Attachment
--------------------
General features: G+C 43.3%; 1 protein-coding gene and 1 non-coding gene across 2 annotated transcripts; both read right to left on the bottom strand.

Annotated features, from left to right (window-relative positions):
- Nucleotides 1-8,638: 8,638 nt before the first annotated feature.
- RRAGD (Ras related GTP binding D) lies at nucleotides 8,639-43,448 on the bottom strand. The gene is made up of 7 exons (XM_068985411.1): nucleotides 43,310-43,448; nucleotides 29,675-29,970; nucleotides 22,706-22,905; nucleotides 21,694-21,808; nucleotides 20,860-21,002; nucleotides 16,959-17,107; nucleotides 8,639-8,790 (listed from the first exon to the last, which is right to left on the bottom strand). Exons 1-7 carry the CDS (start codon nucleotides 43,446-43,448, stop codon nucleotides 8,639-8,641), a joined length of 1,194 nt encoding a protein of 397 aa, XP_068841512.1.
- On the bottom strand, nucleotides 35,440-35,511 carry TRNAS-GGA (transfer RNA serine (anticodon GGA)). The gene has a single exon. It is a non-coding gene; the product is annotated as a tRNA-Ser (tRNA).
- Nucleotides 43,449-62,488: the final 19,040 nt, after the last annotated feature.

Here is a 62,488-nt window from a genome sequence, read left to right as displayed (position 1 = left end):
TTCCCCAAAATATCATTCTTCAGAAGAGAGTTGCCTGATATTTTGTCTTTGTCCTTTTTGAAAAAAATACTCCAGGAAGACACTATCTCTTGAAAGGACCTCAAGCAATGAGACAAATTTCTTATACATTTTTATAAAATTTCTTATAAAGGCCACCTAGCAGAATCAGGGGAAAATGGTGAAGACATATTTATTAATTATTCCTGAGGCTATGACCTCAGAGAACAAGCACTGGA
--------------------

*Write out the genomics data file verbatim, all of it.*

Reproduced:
General features: G+C 43.3%; 1 protein-coding gene and 1 non-coding gene across 2 annotated transcripts; both read right to left on the bottom strand.

Annotated features, from left to right (window-relative positions):
- Nucleotides 1-8,638: 8,638 nt before the first annotated feature.
- RRAGD (Ras related GTP binding D) lies at nucleotides 8,639-43,448 on the bottom strand. The gene is made up of 7 exons (XM_068985411.1): nucleotides 43,310-43,448; nucleotides 29,675-29,970; nucleotides 22,706-22,905; nucleotides 21,694-21,808; nucleotides 20,860-21,002; nucleotides 16,959-17,107; nucleotides 8,639-8,790 (listed from the first exon to the last, which is right to left on the bottom strand). Exons 1-7 carry the CDS (start codon nucleotides 43,446-43,448, stop codon nucleotides 8,639-8,641), a joined length of 1,194 nt encoding a protein of 397 aa, XP_068841512.1.
- On the bottom strand, nucleotides 35,440-35,511 carry TRNAS-GGA (transfer RNA serine (anticodon GGA)). The gene has a single exon. It is a non-coding gene; the product is annotated as a tRNA-Ser (tRNA).
- Nucleotides 43,449-62,488: the final 19,040 nt, after the last annotated feature.

Here is a 62,488-nt window from a genome sequence, read left to right as displayed (position 1 = left end):
TTCCCCAAAATATCATTCTTCAGAAGAGAGTTGCCTGATATTTTGTCTTTGTCCTTTTTGAAAAAAATACTCCAGGAAGACACTATCTCTTGAAAGGACCTCAAGCAATGAGACAAATTTCTTATACATTTTTATAAAATTTCTTATAAAGGCCACCTAGCAGAATCAGGGGAAAATGGTGAAGACATATTTATTAATTATTCCTGAGGCTATGACCTCAGAGAACAAGCACTGGA